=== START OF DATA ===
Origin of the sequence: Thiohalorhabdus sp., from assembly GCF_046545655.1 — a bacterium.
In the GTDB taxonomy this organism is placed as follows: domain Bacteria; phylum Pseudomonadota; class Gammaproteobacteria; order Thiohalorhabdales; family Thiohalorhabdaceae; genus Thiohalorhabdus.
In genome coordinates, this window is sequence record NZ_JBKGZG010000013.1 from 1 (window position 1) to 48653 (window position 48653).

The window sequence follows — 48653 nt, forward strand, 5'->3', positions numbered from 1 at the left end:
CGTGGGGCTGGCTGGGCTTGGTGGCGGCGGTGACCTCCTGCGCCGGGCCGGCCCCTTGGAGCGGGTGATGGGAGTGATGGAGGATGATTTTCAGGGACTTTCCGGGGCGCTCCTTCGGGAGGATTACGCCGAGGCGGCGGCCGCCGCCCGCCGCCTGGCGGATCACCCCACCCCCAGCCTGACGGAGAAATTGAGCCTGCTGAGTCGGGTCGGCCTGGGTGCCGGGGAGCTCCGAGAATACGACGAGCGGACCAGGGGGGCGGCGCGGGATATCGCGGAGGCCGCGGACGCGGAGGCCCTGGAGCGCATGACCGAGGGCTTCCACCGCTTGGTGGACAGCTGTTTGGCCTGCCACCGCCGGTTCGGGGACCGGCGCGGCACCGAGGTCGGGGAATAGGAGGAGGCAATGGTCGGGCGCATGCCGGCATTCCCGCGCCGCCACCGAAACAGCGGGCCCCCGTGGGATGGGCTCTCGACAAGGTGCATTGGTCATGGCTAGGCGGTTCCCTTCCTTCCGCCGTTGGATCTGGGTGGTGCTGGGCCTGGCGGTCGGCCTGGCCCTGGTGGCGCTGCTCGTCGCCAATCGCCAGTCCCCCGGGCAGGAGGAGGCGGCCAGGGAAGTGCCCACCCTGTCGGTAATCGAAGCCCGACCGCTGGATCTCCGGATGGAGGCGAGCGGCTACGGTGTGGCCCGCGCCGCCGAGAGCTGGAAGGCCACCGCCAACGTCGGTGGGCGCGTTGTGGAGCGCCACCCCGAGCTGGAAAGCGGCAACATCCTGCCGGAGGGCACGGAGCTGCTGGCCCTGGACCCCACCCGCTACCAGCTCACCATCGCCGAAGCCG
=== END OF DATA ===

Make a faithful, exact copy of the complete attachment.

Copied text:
Origin of the sequence: Thiohalorhabdus sp., from assembly GCF_046545655.1 — a bacterium.
In the GTDB taxonomy this organism is placed as follows: domain Bacteria; phylum Pseudomonadota; class Gammaproteobacteria; order Thiohalorhabdales; family Thiohalorhabdaceae; genus Thiohalorhabdus.
In genome coordinates, this window is sequence record NZ_JBKGZG010000013.1 from 1 (window position 1) to 48653 (window position 48653).

The window sequence follows — 48653 nt, forward strand, 5'->3', positions numbered from 1 at the left end:
CGTGGGGCTGGCTGGGCTTGGTGGCGGCGGTGACCTCCTGCGCCGGGCCGGCCCCTTGGAGCGGGTGATGGGAGTGATGGAGGATGATTTTCAGGGACTTTCCGGGGCGCTCCTTCGGGAGGATTACGCCGAGGCGGCGGCCGCCGCCCGCCGCCTGGCGGATCACCCCACCCCCAGCCTGACGGAGAAATTGAGCCTGCTGAGTCGGGTCGGCCTGGGTGCCGGGGAGCTCCGAGAATACGACGAGCGGACCAGGGGGGCGGCGCGGGATATCGCGGAGGCCGCGGACGCGGAGGCCCTGGAGCGCATGACCGAGGGCTTCCACCGCTTGGTGGACAGCTGTTTGGCCTGCCACCGCCGGTTCGGGGACCGGCGCGGCACCGAGGTCGGGGAATAGGAGGAGGCAATGGTCGGGCGCATGCCGGCATTCCCGCGCCGCCACCGAAACAGCGGGCCCCCGTGGGATGGGCTCTCGACAAGGTGCATTGGTCATGGCTAGGCGGTTCCCTTCCTTCCGCCGTTGGATCTGGGTGGTGCTGGGCCTGGCGGTCGGCCTGGCCCTGGTGGCGCTGCTCGTCGCCAATCGCCAGTCCCCCGGGCAGGAGGAGGCGGCCAGGGAAGTGCCCACCCTGTCGGTAATCGAAGCCCGACCGCTGGATCTCCGGATGGAGGCGAGCGGCTACGGTGTGGCCCGCGCCGCCGAGAGCTGGAAGGCCACCGCCAACGTCGGTGGGCGCGTTGTGGAGCGCCACCCCGAGCTGGAAAGCGGCAACATCCTGCCGGAGGGCACGGAGCTGCTGGCCCTGGACCCCACCCGCTACCAGCTCACCATCGCCGAAGCCG